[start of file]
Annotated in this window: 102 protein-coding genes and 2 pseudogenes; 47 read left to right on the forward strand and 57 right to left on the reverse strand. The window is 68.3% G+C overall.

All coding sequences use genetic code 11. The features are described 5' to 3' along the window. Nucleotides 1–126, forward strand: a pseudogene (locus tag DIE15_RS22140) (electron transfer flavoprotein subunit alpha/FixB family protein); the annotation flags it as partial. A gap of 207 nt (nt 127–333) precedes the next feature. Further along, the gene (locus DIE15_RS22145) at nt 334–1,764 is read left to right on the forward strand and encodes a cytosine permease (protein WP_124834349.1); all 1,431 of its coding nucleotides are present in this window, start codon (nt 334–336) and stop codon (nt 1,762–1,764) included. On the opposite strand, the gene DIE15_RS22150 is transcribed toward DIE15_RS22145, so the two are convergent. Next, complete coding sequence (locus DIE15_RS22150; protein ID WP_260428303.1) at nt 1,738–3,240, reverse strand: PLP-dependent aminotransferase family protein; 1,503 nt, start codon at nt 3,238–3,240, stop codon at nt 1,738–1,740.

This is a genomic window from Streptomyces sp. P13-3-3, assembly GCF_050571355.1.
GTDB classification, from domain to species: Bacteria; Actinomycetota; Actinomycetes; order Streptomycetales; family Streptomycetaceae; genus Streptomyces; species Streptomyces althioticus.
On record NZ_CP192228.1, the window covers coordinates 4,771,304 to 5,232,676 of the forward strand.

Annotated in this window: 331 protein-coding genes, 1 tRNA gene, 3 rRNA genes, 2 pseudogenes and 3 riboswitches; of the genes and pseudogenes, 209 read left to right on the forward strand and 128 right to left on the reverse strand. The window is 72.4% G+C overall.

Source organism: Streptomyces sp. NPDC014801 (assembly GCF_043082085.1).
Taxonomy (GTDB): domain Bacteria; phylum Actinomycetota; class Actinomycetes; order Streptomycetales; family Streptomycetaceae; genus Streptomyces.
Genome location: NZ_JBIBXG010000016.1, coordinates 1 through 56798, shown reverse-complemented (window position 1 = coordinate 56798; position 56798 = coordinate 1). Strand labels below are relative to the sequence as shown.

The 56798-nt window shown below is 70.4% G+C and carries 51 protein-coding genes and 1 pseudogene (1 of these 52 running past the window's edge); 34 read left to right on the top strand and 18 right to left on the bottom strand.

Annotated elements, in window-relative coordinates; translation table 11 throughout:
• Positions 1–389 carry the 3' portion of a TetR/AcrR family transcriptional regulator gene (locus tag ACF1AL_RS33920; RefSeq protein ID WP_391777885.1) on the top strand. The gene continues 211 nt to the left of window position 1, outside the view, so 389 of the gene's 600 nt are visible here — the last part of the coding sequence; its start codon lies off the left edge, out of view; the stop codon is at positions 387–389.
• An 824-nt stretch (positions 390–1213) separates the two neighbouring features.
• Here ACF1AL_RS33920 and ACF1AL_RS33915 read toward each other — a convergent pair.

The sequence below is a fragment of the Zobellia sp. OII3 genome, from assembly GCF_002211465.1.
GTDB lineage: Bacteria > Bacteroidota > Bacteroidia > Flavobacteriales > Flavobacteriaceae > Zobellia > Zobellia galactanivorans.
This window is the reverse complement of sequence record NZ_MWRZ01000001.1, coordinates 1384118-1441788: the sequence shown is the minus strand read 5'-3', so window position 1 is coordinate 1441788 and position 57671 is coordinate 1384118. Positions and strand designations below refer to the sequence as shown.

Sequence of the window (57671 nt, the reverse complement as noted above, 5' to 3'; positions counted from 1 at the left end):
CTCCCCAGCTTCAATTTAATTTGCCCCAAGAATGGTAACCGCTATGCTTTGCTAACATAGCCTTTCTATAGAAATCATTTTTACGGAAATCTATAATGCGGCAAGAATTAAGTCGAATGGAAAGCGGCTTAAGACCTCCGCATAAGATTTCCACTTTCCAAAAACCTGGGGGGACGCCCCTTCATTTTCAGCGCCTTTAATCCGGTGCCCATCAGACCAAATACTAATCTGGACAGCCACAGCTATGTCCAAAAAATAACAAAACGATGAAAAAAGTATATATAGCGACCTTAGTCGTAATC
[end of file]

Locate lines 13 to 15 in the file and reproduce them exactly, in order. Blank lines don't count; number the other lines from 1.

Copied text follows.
• An 824-nt stretch (positions 390–1213) separates the two neighbouring features.
• Here ACF1AL_RS33920 and ACF1AL_RS33915 read toward each other — a convergent pair.

The sequence below is a fragment of the Zobellia sp. OII3 genome, from assembly GCF_002211465.1.